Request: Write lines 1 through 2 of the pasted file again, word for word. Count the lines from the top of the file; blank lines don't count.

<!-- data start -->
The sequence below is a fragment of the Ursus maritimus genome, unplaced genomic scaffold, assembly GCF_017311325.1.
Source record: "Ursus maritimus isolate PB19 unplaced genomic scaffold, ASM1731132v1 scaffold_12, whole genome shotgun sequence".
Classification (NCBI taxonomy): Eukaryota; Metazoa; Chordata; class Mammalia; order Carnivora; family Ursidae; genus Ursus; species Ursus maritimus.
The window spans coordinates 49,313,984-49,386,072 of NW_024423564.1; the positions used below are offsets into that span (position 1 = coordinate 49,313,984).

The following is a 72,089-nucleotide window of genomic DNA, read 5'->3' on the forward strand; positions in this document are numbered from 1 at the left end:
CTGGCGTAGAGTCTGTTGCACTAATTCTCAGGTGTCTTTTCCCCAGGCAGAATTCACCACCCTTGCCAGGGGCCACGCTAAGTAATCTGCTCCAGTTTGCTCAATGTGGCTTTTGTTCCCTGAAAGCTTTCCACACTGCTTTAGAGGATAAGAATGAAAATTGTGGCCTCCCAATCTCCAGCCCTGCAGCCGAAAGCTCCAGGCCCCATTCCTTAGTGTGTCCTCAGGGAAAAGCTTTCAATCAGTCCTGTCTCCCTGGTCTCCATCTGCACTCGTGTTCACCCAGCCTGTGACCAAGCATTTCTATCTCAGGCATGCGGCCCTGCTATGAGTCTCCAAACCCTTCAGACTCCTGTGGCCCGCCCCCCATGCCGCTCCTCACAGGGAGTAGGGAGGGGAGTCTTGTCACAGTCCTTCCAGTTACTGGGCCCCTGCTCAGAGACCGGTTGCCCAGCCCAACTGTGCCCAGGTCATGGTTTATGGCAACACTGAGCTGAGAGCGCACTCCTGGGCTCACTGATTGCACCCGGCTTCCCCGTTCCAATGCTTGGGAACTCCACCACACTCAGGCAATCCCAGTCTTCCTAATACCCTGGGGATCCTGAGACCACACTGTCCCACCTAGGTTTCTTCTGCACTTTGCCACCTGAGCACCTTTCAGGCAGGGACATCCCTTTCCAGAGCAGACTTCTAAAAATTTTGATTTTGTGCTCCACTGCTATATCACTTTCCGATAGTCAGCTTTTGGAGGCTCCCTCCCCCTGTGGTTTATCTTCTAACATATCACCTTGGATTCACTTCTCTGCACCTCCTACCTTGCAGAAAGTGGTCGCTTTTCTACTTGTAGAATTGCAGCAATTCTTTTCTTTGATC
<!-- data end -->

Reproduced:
The sequence below is a fragment of the Ursus maritimus genome, unplaced genomic scaffold, assembly GCF_017311325.1.
Source record: "Ursus maritimus isolate PB19 unplaced genomic scaffold, ASM1731132v1 scaffold_12, whole genome shotgun sequence".